Diomedes is a great Trojan War hero featured in many ancient texts. In the Iliad, he dominates Book V with his military virtue and he is important throughout. The leader of a large army and a favorite of Athena, Diomedes functions as a second Achilles. A great rival of Ajax and Agamemnon, and a close ally of Odysseus, Diomedes is an intriguing mix of cunning, brutality, and courage. When he takes center stage, Diomedes is completely dominant and can take on seemingly any opponent, even the gods. In Book VI, the Trojan prince Helenus calls him the strongest of the Achaeans (Iliad, 6.99).
Diomedes: One of the Many Great Trojan War Heroes
The Greek myths tell us of many fantastic heroes from the Trojan War. Their stories can be found within an epic cycle of many long poems, of which Homer’s Iliad and Odyssey are the most famous and the only ones fully preserved. These stories influenced classical literature profoundly and found their way into the classical tragedies of ancient Athens. In these stories, Diomedes is featured as a physically strong and dependable warrior with a thirst for success and the unrelenting desire to glorify his name. But before learning more about Diomedes, let’s take a quick look at the other heroes of the Trojan War.
On the Trojan side, there is Hector, the first son of King Priam, a man of great virtue and bravery and the main protector of Troy. Helenus, his brother, a seer and advisor in matters of war. Aeneas, second in military prowess only to Hector and renowned for his piety. Sarpedon, an exemplary Trojan War hero: valiant warrior and beloved son of Zeus. Paris, the beautiful prince who steals Helen of Troy. Deiphobus, another son of Priam who takes the place of his brother Paris when the latter dies. Troilus, a young son of Priam and rival of Diomedes in Shakespeare’s Troilus and Cressida. Rhesus, the Thracian king and owner of legendary white horses; Diomedes and Odysseus kill him and steal the horses during a night raid. Pandarus, a skilled archer who is killed by Diomedes.
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On the Greek side, there is Achilles, the ultimate war hero on whose anger the whole of the Iliad is centered. Agamemnon, the king and overlord of the Greek fleet, overseeing many mighty kings under him. Menelaos, king of Sparta and Agamemnon’s brother. The Trojan War is fought for his sake, to recover the beautiful Helen who ran off with Paris, prince of Troy. Odysseus, the great negotiator and maker of the Trojan Horse, which led to the taking of Troy. There are also the Aiantes (plural of Ajax): the great Ajax and Ajax the Lesser, mighty warriors and great companions in battle. Nestor, the wise king of Pylos; loved and revered by all. In the midst of all these heroes stands Diomedes.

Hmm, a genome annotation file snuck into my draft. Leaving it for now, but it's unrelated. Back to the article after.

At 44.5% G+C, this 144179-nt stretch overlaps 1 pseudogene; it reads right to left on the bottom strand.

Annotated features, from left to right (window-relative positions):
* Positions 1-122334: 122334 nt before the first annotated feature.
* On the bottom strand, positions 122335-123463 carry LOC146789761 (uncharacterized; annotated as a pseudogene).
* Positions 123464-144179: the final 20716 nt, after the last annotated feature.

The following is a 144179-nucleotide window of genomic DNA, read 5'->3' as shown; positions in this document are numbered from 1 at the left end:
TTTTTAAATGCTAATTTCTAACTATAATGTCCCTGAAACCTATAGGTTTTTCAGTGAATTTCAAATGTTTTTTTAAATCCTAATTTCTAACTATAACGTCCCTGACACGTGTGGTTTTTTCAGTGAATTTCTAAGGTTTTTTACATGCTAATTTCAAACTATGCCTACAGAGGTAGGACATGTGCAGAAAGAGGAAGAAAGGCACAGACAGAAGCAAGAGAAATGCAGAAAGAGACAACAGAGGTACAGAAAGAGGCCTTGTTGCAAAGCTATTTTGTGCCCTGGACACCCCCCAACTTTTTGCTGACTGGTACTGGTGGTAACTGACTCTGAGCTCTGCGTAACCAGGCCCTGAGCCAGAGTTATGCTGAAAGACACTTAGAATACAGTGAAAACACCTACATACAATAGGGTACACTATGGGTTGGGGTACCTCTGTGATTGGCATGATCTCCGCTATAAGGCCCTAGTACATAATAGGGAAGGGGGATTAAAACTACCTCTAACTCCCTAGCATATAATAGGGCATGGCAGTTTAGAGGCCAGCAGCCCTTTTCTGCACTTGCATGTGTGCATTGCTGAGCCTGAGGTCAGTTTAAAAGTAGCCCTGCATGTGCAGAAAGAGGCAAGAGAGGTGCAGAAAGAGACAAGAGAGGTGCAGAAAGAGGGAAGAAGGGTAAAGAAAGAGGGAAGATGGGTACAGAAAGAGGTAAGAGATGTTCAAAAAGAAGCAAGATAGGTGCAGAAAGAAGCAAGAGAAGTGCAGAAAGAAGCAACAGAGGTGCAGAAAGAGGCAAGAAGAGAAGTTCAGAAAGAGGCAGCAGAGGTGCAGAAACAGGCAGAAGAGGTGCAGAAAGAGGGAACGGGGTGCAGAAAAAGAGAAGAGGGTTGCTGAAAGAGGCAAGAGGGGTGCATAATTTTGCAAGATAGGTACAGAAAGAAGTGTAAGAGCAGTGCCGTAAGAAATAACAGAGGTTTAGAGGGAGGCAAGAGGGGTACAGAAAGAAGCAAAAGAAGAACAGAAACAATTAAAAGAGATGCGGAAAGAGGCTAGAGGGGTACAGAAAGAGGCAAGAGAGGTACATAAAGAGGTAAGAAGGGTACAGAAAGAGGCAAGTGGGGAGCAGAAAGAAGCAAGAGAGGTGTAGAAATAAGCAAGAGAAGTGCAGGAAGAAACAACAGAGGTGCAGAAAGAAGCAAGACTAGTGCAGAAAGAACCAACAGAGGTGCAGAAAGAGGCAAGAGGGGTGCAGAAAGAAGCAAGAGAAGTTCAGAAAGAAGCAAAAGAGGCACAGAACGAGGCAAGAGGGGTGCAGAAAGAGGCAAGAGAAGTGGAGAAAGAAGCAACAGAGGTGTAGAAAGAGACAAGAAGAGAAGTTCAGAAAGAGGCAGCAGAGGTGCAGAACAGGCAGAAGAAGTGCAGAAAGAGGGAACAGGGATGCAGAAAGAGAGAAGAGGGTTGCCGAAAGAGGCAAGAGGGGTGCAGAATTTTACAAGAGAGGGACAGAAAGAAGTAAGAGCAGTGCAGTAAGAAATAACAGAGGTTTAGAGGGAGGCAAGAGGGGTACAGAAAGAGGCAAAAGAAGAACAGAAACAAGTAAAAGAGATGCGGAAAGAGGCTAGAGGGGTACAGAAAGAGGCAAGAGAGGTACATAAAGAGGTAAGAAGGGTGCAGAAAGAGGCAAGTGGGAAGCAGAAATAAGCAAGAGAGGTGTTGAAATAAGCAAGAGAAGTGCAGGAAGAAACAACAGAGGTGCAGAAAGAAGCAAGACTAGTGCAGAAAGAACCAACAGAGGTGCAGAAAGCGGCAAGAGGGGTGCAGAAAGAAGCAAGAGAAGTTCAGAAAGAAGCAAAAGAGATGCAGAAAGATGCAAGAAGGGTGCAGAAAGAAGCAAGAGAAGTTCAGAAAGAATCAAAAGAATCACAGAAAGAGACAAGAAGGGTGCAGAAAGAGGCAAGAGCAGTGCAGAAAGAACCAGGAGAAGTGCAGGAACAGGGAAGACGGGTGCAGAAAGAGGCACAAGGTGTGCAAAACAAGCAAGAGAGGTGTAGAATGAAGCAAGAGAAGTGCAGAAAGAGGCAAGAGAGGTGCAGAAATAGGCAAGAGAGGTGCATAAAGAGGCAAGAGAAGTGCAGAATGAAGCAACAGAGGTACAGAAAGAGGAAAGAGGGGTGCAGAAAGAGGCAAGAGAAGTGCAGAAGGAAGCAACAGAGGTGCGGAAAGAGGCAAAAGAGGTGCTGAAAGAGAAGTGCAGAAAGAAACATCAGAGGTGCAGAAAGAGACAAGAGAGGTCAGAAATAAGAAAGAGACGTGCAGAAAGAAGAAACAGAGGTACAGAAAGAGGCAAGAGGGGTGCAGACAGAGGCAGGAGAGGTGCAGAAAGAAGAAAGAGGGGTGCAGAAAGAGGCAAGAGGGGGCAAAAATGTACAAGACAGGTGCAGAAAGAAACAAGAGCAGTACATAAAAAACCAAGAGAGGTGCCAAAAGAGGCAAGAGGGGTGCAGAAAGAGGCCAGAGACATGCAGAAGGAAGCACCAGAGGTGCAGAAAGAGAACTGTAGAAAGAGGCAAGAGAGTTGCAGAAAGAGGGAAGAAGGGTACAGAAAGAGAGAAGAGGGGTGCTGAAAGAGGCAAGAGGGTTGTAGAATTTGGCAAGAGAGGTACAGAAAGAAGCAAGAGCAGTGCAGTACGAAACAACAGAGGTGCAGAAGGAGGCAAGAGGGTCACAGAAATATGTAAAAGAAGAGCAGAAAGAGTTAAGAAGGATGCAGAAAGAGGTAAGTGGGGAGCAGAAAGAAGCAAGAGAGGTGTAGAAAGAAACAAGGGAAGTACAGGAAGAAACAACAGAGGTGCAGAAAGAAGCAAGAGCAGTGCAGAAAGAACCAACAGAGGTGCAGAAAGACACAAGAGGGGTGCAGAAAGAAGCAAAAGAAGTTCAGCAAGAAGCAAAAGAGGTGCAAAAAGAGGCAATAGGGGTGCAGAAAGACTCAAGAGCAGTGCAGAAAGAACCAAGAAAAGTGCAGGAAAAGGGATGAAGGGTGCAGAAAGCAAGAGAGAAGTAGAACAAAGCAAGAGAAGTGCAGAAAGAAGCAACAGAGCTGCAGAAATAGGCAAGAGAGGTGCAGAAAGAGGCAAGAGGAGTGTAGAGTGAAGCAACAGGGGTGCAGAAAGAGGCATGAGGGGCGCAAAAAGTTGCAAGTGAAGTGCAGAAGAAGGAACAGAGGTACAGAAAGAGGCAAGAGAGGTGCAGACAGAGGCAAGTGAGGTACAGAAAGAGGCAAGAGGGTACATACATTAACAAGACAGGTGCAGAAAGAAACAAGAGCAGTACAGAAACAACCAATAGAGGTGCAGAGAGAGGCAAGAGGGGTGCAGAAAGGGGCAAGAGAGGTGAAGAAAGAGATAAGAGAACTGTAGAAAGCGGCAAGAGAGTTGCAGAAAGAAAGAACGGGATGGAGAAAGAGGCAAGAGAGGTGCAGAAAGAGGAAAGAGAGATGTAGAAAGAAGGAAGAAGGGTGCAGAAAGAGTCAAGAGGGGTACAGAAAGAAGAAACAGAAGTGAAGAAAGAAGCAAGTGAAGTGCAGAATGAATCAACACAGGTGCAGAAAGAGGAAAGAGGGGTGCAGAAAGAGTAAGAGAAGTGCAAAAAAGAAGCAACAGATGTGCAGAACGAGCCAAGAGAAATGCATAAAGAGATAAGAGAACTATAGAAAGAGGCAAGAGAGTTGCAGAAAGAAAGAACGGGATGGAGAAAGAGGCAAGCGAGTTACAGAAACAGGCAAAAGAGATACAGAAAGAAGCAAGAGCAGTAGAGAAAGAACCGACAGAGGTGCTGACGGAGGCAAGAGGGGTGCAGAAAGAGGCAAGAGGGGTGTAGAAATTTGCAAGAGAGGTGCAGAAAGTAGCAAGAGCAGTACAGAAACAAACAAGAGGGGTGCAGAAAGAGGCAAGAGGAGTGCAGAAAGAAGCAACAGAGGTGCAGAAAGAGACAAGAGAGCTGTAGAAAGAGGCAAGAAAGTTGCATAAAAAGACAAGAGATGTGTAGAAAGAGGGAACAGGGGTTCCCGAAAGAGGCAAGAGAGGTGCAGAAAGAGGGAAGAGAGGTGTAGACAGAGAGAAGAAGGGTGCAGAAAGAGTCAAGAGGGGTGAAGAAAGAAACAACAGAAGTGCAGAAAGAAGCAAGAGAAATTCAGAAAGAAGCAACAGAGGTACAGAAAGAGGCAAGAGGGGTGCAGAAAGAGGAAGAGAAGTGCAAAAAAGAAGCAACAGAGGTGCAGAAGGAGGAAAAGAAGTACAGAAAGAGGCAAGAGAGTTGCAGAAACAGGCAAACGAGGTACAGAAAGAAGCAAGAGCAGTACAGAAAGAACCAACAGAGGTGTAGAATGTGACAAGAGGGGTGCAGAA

Diomedes, King of Argos, Son of Tydeus
Diomedes is the son of Tydeus and king of Argos. He is often called by the patronymic Tydides, meaning son of Tydeus. This is a common trait with many Trojan War heroes: Achilles is called Pylides after his father Pyleas. Agamemnon is called Atreides after his father Atreas. Ajax the greater is called Telamonios after his father Telamon. Patronymics bestow dignity upon the Trojan War heroes and are used to underline their princely origins.
In the Iliad Diomedes is often compared to his father who achieved glory and renown throughout Hellas as one of the ‘Seven Against Thebes’. These were seven famous heroes who marched against the famed city of Thebes. Their war was the most famous war before the Trojan War immortalized in the eponymous play by Aeschylus. In this war Tydeus died, leaving his young son fatherless. In Book VI of the Iliad Diomedes mentions that he does not remember his father (Iliad, 6.222). By later avenging his father’s death and taking Thebes, Diomedes had already joined the ranks of the heroes before setting foot on Troy.
Statues of Diomedes graced Argos and Delphi and are mentioned by Pausanias amongst the statues of the Seven and other Epigoni. It is understood that Tydeus married one of Adrastus’s daughters and so Adrastus is Diomedes’s maternal grandfather, which makes Diomedes the rightful king of Argos.
Agamemnon and Athena Commemorate Tydeus
Still, although the Trojan War gives him a further opportunity to cement his reputation, he is unable to shake off his father’s shadow. Diomedes has many rivals amongst the Greek chieftains and competes with them for glory. Even more so, however, he competes with the undiminished glory of his father. Agamemnon compares his feats of bravery with Tydeus. The gods, too, revere the fame of Tydeus. Even though the goddess Athena favors Diomedes by giving him the power to tell a mortal from a god on the battlefield, she also feels she must infuse him with the strength of his father Tydeus to ensure his success. Diomedes himself also mentions his father in his prayer to Athena in Book X (Iliad, 10.284).